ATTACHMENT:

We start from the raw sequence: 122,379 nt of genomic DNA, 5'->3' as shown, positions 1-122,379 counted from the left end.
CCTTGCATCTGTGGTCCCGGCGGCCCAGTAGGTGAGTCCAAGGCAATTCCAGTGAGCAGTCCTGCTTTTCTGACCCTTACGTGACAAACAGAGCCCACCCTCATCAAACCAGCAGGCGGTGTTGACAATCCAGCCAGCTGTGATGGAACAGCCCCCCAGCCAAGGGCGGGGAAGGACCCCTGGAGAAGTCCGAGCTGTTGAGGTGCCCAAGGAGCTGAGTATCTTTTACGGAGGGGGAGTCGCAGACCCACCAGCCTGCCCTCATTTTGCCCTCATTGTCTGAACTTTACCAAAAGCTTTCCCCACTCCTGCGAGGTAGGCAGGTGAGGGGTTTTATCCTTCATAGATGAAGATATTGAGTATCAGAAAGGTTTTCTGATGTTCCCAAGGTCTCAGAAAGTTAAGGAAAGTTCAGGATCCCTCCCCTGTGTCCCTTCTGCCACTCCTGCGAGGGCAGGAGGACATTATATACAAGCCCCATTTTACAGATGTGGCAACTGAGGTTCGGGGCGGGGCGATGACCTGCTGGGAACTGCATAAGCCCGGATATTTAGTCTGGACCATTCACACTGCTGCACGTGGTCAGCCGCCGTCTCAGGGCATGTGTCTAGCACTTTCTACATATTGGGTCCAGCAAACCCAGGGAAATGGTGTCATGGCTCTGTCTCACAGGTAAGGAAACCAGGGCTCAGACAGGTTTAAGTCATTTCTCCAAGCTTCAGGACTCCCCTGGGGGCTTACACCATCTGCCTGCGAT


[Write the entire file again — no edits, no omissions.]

We start from the raw sequence: 122,379 nt of genomic DNA, 5'->3' as shown, positions 1-122,379 counted from the left end.
CCTTGCATCTGTGGTCCCGGCGGCCCAGTAGGTGAGTCCAAGGCAATTCCAGTGAGCAGTCCTGCTTTTCTGACCCTTACGTGACAAACAGAGCCCACCCTCATCAAACCAGCAGGCGGTGTTGACAATCCAGCCAGCTGTGATGGAACAGCCCCCCAGCCAAGGGCGGGGAAGGACCCCTGGAGAAGTCCGAGCTGTTGAGGTGCCCAAGGAGCTGAGTATCTTTTACGGAGGGGGAGTCGCAGACCCACCAGCCTGCCCTCATTTTGCCCTCATTGTCTGAACTTTACCAAAAGCTTTCCCCACTCCTGCGAGGTAGGCAGGTGAGGGGTTTTATCCTTCATAGATGAAGATATTGAGTATCAGAAAGGTTTTCTGATGTTCCCAAGGTCTCAGAAAGTTAAGGAAAGTTCAGGATCCCTCCCCTGTGTCCCTTCTGCCACTCCTGCGAGGGCAGGAGGACATTATATACAAGCCCCATTTTACAGATGTGGCAACTGAGGTTCGGGGCGGGGCGATGACCTGCTGGGAACTGCATAAGCCCGGATATTTAGTCTGGACCATTCACACTGCTGCACGTGGTCAGCCGCCGTCTCAGGGCATGTGTCTAGCACTTTCTACATATTGGGTCCAGCAAACCCAGGGAAATGGTGTCATGGCTCTGTCTCACAGGTAAGGAAACCAGGGCTCAGACAGGTTTAAGTCATTTCTCCAAGCTTCAGGACTCCCCTGGGGGCTTACACCATCTGCCTGCGAT